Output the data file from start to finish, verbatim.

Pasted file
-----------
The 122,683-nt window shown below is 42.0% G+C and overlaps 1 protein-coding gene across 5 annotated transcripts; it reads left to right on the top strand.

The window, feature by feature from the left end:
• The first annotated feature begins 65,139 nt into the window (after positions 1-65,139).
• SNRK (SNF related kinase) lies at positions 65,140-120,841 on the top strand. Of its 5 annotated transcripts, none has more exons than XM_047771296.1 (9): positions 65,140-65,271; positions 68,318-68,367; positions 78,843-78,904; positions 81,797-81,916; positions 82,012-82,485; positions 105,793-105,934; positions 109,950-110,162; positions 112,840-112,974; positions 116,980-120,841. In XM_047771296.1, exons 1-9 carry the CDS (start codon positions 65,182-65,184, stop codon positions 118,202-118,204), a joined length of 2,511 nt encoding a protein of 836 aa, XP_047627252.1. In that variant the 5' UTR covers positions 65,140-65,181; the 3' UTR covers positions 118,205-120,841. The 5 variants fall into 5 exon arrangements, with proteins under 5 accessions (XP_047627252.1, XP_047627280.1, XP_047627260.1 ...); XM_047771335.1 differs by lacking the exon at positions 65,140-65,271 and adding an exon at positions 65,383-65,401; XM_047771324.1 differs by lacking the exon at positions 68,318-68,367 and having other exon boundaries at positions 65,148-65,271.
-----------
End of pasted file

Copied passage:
The 122,683-nt window shown below is 42.0% G+C and overlaps 1 protein-coding gene across 5 annotated transcripts; it reads left to right on the top strand.

The window, feature by feature from the left end:
• The first annotated feature begins 65,139 nt into the window (after positions 1-65,139).
• SNRK (SNF related kinase) lies at positions 65,140-120,841 on the top strand. Of its 5 annotated transcripts, none has more exons than XM_047771296.1 (9): positions 65,140-65,271; positions 68,318-68,367; positions 78,843-78,904; positions 81,797-81,916; positions 82,012-82,485; positions 105,793-105,934; positions 109,950-110,162; positions 112,840-112,974; positions 116,980-120,841. In XM_047771296.1, exons 1-9 carry the CDS (start codon positions 65,182-65,184, stop codon positions 118,202-118,204), a joined length of 2,511 nt encoding a protein of 836 aa, XP_047627252.1. In that variant the 5' UTR covers positions 65,140-65,181; the 3' UTR covers positions 118,205-120,841. The 5 variants fall into 5 exon arrangements, with proteins under 5 accessions (XP_047627252.1, XP_047627280.1, XP_047627260.1 ...); XM_047771335.1 differs by lacking the exon at positions 65,140-65,271 and adding an exon at positions 65,383-65,401; XM_047771324.1 differs by lacking the exon at positions 68,318-68,367 and having other exon boundaries at positions 65,148-65,271.